- Code POLS2124
- Unit Value 6 units
- Offered by School of Politics and International Relations
- ANU College ANU College of Arts and Social Sciences
- Course subject Political Science
- Areas of interest International Relations, Political Sciences
- Academic career UGRD
- Mode of delivery In Person
This course will examine the origins of the drive for nuclear weapons, the history of the nuclear nonproliferation regime, and incentives and disincentives for nuclear proliferation and nonproliferation. Students will analyze current nuclear weapons states, “threshold” states, and states that purposefully chose to forgo nuclear weapons development – as well as the importance of non-state actors who seek to influence these states. The course will also explore the contemporary disarmament debate to shed light on the major obstacles to nuclear disarmament and possible paths around them. Finally, students will evaluate future trends in nuclear politics, from the importance of regional efforts toward disarmament to the critical role civil society may play in influence the global nuclear future.
Upon successful completion, students will have the knowledge and skills to:
Upon successful completion of this course, students will be able to:
- Use their understanding of nuclear science to analyse current debates surrounding uranium enrichment, nuclear fuel banks, plutonium production, and more.
- Assess the utility of international organizations in managing a serious security issue such as nuclear weapons.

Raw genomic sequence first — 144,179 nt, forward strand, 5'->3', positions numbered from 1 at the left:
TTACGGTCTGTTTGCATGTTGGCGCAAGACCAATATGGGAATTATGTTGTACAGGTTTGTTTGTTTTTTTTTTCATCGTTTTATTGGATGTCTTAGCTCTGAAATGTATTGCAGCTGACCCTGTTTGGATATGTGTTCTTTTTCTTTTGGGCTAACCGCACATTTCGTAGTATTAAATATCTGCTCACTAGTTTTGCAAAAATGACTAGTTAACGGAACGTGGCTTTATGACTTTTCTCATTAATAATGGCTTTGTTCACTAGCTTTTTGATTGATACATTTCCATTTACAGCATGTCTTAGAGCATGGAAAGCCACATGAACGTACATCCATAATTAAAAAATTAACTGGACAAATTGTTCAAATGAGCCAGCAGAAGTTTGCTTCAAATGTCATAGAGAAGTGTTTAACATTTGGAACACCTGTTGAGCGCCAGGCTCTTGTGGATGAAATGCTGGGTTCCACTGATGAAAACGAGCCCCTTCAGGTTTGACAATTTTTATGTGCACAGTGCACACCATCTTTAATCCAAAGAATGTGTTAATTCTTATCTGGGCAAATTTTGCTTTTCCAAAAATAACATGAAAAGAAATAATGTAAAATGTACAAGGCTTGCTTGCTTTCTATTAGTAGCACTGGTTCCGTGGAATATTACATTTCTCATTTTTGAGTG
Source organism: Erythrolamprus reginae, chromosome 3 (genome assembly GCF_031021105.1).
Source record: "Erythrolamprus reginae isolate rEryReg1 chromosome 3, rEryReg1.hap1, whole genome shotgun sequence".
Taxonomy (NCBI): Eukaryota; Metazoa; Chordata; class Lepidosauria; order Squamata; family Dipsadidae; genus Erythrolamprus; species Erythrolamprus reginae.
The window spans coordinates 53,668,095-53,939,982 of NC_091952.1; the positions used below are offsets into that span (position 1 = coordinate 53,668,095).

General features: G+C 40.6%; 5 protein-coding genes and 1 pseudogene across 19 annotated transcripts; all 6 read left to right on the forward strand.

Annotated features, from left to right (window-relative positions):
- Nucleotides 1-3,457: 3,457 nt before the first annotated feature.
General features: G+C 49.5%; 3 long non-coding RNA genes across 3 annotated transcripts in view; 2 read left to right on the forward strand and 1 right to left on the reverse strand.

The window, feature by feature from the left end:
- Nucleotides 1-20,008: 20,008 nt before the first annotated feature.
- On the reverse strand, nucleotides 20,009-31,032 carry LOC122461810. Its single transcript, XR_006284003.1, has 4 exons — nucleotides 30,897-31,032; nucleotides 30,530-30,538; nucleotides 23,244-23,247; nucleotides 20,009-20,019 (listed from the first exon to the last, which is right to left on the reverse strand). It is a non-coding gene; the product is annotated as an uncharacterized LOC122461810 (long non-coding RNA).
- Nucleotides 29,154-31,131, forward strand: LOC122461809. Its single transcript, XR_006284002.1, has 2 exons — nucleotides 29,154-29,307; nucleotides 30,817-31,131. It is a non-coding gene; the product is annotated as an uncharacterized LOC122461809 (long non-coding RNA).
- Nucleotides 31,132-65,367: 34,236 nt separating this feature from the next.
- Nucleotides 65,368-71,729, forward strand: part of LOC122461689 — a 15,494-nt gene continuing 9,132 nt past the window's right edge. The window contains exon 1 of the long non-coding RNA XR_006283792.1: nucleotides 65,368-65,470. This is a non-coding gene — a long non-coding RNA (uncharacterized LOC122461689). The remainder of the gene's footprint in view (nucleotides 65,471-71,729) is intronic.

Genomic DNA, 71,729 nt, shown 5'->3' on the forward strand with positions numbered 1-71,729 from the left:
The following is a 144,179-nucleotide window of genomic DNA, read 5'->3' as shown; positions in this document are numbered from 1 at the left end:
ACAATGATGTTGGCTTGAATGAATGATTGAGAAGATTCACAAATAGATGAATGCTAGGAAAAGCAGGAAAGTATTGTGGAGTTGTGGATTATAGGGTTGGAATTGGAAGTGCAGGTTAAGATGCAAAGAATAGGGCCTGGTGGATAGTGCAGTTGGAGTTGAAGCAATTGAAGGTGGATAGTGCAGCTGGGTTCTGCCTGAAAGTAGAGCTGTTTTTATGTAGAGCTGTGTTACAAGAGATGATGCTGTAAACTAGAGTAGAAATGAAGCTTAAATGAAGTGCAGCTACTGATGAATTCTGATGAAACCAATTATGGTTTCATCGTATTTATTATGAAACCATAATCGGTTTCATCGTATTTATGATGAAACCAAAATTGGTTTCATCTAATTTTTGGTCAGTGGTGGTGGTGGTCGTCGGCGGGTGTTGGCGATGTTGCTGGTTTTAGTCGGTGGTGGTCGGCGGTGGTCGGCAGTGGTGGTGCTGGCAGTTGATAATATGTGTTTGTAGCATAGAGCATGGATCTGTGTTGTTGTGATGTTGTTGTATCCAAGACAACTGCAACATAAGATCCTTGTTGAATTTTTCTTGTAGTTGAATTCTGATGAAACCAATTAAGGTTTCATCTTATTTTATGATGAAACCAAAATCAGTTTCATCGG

- Critically examine how policymakers might be influenced by incentives and disincentives for both proliferation and nonproliferation.
- Dissect debates surrounding nuclear disarmament to come to reasoned conclusions about the promise and peril of pursuing “global zero”.
- Make informed arguments about the best ways to use policy to reduce nuclear proliferation and encourage nuclear restraint.
Indicative AssessmentNuclear Science Exam (10%) (multiple choice and short answer) [Learning Outcome 1] (in class).
Analytical Policy Report (45%) (2000 words) [Learning Outcomes 1, 2, 3, 5].
Final Sit-Down Exam (45%) (short answer and essays) [Learning Outcomes 1-5] (during exam period).
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Students are expected to spend approximately 10 hours a week on this course, participating in a weekly 3-hour lecture and discussion (forum) segment, working through the reading program, and completing the assessment tasks.
Requisite and Incompatibility
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- Student Contribution Band:
- Unit value:
- 6 units
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